Astronaut Tom Marshburn retires from NASA after 3 space missions
NASA astronaut Tom Marshburn brings his 337 days of spaceflight experience to a private company.
Marshburn flew to the international space station (ISS) three times, in 2009, 2012-2013 and 2021-2022. He traveled to and from the ISS each time on a different vehicle, making orbital trips aboard NASA. spaceshipa Russian Soyuz and a SpaceX Crew Dragon.
The former flight surgeon announced his retirement from NASA on Thursday (December 1). Marshburn moves to Sierra Space; he will serve as the chief medical officer for its human spaceflight center and astronaut training academy as the company pursues the design of a NASA-funded space station.
Related: International Space Station: A Photographic Tour
Sierra Space is working to position its Dream Catcher spacecraft for NASA contract cargo missions to the ISS, as well as military cargo flights. The spacecraft will also be used for private astronaut flights in the coming years, Sierra Space said, including to a private space station called orbital reef. (Orbital Reef is one of several private resorts being considered, collectively supported by $415 million in NASA funding announced in December 2021. NASA hopes that one or more of these private stations will eventually replace the ISS, which the agency plans to use until at least 2030.)
“I look forward to creating and developing the rules, regulations and training that will ensure Sierra Space properly equips the future astronaut corps with the tools to succeed,” Marshburn said in a statement.
Marshburn worked for NASA for 28 years, serving for a decade as a flight surgeon and 18 years as an astronaut. His spaceflight medical experience includes supporting NASA personnel working at the Russian Training Center in Star City outside of Moscow, co-chairing medical operations for Space Shuttle visits to Russia’s Mir space station, and direction of medical operations for the ISS.
His departure for the private sector is increasingly typical for NASA astronauts these days, with recent examples also including Peggy Whitson and Michael López-Alegría for Axiom space. Houston-based Axiom operates private missions to the ISS and is working to build its own NASA-backed space station over the next decade.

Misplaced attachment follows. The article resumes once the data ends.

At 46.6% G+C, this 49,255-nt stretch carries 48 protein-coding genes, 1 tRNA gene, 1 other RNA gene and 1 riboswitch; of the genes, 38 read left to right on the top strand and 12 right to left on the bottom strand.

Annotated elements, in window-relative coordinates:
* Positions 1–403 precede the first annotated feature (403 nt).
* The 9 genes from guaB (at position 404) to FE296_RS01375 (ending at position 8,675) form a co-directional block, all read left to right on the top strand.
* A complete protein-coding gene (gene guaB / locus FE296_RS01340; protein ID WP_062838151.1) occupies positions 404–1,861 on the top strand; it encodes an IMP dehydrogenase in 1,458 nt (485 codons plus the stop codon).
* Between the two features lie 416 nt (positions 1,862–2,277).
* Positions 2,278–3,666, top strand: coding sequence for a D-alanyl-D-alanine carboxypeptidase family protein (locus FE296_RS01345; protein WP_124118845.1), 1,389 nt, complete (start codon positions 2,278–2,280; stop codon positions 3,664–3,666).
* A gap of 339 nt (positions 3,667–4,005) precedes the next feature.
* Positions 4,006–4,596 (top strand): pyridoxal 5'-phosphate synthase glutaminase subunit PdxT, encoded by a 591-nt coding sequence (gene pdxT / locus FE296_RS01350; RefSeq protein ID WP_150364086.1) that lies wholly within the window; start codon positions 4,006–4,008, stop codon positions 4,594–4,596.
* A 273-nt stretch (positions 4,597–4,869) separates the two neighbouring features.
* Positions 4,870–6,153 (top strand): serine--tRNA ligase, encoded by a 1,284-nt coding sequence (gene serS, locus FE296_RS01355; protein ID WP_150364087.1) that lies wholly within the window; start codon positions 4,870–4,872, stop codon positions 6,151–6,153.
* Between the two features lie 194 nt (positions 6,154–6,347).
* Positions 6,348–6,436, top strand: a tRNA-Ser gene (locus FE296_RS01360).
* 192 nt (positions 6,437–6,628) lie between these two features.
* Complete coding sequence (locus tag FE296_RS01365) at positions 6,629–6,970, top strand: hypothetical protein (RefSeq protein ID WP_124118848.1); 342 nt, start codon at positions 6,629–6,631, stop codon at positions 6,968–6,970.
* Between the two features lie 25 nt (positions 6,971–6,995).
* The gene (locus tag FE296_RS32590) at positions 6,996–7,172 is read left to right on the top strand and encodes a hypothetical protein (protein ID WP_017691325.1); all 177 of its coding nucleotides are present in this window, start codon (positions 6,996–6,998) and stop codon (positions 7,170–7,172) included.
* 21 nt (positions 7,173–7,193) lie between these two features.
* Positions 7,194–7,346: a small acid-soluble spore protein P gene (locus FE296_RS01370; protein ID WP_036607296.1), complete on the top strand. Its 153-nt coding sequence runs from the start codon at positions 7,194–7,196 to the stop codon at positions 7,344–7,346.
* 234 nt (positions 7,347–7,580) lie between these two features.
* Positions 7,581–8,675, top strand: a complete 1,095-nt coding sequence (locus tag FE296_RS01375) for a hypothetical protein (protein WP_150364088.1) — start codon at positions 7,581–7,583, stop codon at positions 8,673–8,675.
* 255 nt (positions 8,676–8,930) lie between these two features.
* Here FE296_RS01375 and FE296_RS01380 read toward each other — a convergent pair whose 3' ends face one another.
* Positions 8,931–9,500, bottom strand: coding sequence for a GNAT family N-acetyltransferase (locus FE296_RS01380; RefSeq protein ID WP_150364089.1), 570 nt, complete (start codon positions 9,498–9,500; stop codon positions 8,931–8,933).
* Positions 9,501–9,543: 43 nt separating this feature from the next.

Related: NASA looks to private outposts to build on International Space Station legacy
Some of Marshburn’s other career highlights include the emergency repair of a leaking ISS ammonia pump during a 2013 spacewalk, days before landing with a Soyuz crew. The Expedition 34/35 crew, which included Canadians Chris Hadfield and Marshburn, was also one of the most scientifically productive of that time, according to Canadian Space Agency officials speaking to Space.com at the time.
Marshburn’s other assignments included the STS-127 shuttle flight in 2009, the main task of which was to complete the construction of the Japanese Kibo module on the ISS, and SpaceX Crew-3 from November 2021 to May 2022. On Crew-3, Marshburn’s final mission, he piloted the Crew Dragon and worked with a crew that performed 250 experiments aboard the ISS, according to NASA statistics (opens in a new tab).
Elizabeth Howell is co-author of “Why am I taller (opens in a new tab)?” (ECW Press, 2022; with Canadian astronaut Dave Williams), a book on space medicine. Follow her on Twitter @howellspace (opens in a new tab). Follow us on twitter @Spacedotcom (opens in a new tab) Where Facebook (opens in a new tab).